Bucking the Google/Facebook Tide
Internet marketing behemoths like Google (GOOG), Facebook (FB) and Apple (AAPL), among others, are desperately searching for a formula that will capture this vastly expanding market. Google sells ads directly over the mobile platform, just as it does on PCs. But even assuming it knows where you and your smartphone are located, the best it can do is place a billboard ad on the corner of your device and hope that you act on it.
Facebook, on the other hand, can get a little closer to the real you. By scanning its database for demographics that it can then sell, say, to the local ice cream store, it can then act as matchmaker, setting you up with the closest Ben & Jerry's and, like Google, placing an ad on your handheld device that it hopes you'll be inspired to click on and perhaps follow through with a purchase. But again, it still amounts to throwing up a billboard that, however well focused, may or may not bring the customer to spend his money.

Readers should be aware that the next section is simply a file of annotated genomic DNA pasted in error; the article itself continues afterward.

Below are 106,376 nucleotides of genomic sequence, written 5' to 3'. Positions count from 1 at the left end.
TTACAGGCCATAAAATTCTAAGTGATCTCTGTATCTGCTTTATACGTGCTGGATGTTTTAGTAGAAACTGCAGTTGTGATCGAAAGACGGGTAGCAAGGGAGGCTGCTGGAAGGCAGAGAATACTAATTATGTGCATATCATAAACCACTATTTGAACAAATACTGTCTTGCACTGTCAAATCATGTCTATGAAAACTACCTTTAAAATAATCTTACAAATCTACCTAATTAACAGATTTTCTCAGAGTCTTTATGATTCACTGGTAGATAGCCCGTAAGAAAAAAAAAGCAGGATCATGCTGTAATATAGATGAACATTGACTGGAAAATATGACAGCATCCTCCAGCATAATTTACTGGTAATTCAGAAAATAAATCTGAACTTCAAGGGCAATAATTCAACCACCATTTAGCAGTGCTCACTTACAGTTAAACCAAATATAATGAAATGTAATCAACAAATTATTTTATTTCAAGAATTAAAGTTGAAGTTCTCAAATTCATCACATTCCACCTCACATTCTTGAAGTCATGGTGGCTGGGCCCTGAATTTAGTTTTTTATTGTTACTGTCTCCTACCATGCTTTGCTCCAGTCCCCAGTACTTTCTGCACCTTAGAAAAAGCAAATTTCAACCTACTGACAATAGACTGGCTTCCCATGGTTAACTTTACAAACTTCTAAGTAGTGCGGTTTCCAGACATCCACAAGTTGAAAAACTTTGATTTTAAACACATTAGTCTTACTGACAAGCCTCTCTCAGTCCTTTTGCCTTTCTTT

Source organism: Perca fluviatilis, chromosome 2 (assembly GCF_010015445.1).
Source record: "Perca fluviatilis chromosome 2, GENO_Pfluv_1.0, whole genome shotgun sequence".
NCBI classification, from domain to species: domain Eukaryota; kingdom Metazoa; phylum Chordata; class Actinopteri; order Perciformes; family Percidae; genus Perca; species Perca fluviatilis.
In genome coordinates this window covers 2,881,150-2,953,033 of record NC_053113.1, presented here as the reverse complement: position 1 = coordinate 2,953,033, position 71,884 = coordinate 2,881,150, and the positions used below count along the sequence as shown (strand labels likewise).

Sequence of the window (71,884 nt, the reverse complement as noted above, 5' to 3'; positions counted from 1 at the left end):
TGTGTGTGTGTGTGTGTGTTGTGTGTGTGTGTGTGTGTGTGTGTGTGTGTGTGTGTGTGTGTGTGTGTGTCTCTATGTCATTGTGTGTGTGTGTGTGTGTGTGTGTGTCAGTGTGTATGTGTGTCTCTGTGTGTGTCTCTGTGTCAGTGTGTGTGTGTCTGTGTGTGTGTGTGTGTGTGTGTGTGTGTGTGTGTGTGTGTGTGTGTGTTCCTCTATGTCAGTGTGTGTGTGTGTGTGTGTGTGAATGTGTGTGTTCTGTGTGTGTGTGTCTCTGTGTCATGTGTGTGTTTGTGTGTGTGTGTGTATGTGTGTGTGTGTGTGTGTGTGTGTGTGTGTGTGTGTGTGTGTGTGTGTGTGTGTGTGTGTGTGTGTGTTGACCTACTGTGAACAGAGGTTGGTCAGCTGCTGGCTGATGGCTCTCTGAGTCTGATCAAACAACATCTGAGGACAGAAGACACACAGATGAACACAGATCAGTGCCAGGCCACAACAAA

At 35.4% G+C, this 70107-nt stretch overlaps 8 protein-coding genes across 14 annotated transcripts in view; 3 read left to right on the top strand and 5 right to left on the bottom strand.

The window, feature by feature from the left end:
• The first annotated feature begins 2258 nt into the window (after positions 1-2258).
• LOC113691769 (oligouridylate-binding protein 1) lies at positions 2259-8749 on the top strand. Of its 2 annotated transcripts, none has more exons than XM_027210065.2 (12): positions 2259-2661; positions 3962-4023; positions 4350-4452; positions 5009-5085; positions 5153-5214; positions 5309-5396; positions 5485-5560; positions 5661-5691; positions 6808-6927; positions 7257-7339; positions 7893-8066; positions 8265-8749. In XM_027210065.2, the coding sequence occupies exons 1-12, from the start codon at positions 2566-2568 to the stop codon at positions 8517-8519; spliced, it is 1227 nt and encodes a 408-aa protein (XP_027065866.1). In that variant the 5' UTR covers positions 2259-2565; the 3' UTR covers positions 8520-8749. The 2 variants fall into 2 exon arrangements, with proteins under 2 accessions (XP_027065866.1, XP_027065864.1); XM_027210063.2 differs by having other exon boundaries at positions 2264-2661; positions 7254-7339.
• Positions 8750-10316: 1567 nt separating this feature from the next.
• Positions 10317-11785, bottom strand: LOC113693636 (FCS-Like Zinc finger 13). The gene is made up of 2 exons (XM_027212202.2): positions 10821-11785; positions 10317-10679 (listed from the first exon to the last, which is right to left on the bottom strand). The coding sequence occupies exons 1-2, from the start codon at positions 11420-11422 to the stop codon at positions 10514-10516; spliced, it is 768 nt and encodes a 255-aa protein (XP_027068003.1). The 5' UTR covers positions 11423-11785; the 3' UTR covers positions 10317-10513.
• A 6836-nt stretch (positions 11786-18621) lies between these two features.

Direct-to-Client Mobile Marketing
There's another company, however, that's taking a different approach. It is just at the beginning of its effort to become part of the mobile marketing race, and by all accounts it's making healthy strides.
The company is called Mobivity (OTC:MFON), and its plan to conquer at least part of the mobile space is based on a bottom-up approach and a unique set of technologies that are proprietary to the company.
For a monthly fee, Mobivity sells a sort of "contact management" system to locally based businesses that allows the latter to build a database of customers. The database can then be used to contact individuals over their mobile device whenever they're offering a special or sale, or to invite them to partake in a contest, or just to get customer feedback on a recent purchase or a change in the product line or service, etc.
The strategy is working if growing revenue is the test. Under the CommerceTel moniker MFON recorded $919,000 in full-year sales for the end of 2010. That number grew by 150% over 2011, with the company booking $2,524,000 by year end. This year, Mobivity is projecting revenue of $4 million, a 60% increase over the previous year. And while it is not yet completely in the black, Mobivity's latest round of big name client signings and continued hunt for acquisitions should shortly get the company there.